Also, the methyl-substituted aromatic ring must have at least one unsubstituted position of the two positions ortho to carbon having the pendent methyl moiety. While it is not intended to be bound to any theory, it is believed that if each ortho position were substituted with a pendent moiety, then the steric hindrance close to the pendent methyl moiety would be too great for the reaction to proceed.

Preferably, the methyl-substituted aromatic ring is a 5-member or 6-member ring, but it is intended that methyl-substituted compounds with larger aromatic rings, for instance, compounds with 7-member rings such as ##STR1## are also included within the method of the present invention.

The methyl-substituted aromatic ring does not necessarily have to be a homocyclic ring of carbon members, and thus, may be heterocyclic and contain one or more sulfur, oxygen, or nitrogen members. For instance, p-methylpyran is a suitable methyl-substituted starting material compound. Moreover, it has been found that the method of the present invention is particularly suitable for 5-member heterocyclic ring starting material compounds, such as 1-methylpyrroline or 3-methylpyrrole.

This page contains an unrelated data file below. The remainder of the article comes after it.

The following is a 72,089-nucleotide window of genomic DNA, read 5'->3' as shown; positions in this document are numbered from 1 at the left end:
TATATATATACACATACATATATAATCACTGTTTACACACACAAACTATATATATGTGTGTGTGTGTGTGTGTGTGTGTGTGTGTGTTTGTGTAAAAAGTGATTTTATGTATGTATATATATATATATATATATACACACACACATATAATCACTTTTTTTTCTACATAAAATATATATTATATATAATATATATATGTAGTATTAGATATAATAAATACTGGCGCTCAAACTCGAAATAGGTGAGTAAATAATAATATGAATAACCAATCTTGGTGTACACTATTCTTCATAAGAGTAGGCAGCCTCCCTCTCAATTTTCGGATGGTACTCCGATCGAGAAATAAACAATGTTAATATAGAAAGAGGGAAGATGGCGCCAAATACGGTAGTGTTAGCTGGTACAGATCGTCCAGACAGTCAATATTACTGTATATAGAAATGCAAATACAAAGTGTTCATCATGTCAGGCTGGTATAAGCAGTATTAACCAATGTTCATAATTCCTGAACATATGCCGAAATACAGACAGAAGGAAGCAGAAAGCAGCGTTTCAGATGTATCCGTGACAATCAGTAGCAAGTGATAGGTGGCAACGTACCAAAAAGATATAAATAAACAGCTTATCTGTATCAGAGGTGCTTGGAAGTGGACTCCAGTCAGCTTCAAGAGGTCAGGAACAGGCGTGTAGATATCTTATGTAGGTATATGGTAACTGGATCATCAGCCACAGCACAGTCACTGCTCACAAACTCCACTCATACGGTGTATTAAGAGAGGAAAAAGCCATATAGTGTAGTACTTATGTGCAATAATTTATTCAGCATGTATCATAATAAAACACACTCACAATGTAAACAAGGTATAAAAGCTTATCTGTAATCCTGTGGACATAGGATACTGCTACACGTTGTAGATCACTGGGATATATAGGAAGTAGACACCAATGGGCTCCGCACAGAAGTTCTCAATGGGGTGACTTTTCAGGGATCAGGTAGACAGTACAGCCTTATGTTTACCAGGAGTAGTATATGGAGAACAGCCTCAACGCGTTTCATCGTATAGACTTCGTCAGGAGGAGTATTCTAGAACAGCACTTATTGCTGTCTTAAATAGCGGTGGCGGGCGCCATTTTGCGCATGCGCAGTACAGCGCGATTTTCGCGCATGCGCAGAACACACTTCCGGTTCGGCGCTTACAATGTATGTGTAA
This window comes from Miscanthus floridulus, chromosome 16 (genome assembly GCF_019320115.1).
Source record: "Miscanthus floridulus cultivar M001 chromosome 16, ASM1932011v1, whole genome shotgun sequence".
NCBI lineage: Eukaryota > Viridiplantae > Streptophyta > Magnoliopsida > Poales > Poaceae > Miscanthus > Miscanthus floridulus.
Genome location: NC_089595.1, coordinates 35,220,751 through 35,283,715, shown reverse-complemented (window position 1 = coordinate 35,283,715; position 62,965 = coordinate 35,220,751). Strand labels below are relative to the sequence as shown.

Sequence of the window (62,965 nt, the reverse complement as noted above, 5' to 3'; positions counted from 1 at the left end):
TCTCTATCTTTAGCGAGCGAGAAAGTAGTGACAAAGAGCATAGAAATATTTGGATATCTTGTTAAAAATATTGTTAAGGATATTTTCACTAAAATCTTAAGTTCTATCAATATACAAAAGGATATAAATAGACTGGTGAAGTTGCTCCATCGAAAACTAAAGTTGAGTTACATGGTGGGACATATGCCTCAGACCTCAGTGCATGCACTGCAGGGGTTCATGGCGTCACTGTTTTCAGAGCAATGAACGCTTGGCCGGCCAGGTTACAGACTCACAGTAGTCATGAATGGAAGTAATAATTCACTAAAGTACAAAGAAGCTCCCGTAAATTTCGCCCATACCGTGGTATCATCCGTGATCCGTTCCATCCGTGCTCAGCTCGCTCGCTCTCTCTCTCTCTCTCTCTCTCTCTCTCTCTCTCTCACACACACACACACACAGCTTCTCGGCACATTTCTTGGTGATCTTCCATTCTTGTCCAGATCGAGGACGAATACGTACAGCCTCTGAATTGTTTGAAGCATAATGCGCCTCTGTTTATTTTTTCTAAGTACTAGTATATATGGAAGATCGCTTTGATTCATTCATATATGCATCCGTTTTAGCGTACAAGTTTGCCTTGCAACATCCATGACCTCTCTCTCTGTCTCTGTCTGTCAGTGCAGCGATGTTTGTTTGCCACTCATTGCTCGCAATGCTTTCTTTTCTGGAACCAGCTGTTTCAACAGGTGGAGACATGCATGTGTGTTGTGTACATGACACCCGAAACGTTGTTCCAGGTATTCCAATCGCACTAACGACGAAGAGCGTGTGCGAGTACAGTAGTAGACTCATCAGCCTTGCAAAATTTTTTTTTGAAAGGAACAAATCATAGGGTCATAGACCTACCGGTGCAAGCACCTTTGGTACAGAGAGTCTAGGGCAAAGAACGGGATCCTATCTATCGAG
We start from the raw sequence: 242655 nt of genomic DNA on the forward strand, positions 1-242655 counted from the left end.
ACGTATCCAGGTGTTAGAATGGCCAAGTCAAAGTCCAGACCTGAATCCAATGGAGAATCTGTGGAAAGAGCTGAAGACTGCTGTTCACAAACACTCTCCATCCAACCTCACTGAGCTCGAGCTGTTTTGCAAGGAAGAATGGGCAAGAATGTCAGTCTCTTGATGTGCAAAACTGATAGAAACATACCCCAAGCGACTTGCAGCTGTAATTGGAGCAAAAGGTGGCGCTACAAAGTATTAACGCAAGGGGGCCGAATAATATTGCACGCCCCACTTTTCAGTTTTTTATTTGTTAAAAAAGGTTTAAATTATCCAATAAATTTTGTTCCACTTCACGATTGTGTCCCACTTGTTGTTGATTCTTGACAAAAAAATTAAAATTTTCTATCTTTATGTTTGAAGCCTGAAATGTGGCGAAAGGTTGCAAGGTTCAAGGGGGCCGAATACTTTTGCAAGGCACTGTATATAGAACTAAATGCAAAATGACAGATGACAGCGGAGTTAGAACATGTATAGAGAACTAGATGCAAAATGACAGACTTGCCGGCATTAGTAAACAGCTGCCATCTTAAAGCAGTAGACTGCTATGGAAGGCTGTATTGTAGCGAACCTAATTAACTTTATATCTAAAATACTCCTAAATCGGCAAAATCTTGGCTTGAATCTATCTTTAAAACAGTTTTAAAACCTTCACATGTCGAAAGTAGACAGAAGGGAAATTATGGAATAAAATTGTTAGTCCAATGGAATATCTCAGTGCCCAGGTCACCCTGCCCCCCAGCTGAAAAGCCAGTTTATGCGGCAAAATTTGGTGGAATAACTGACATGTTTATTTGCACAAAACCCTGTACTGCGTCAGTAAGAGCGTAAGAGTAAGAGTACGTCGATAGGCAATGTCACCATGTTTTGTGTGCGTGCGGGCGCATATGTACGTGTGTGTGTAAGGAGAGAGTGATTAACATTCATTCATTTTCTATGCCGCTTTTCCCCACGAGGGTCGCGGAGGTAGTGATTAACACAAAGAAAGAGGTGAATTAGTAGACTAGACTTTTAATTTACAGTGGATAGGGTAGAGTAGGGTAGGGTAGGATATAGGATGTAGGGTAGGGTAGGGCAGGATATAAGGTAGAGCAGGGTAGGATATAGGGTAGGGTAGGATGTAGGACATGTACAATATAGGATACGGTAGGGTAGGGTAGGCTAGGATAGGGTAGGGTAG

However, further in connection with aromatic rings that are heterocyclic, it has been found that the starting material compound may not be 4-methylpyridine (also known as gamma-picoline). More particularly, attempts to employ the method of the present invention for oxidation of the pendent methyl moiety into the aldehyde moiety for this 6-member heterocyclic ring starting material compound produced either no product at all or only trace amounts of 4-pyridine-aldehyde. While it is not intended to be bound to any theory, it is believed that the reason involves electron deficiency in that the N in the ring for 4-methylpyridine has a free electron pair but no H attached to it, whereas the N in the ring for each of 1-methylpyrroline and 3-methylpyrrole is attached to an H.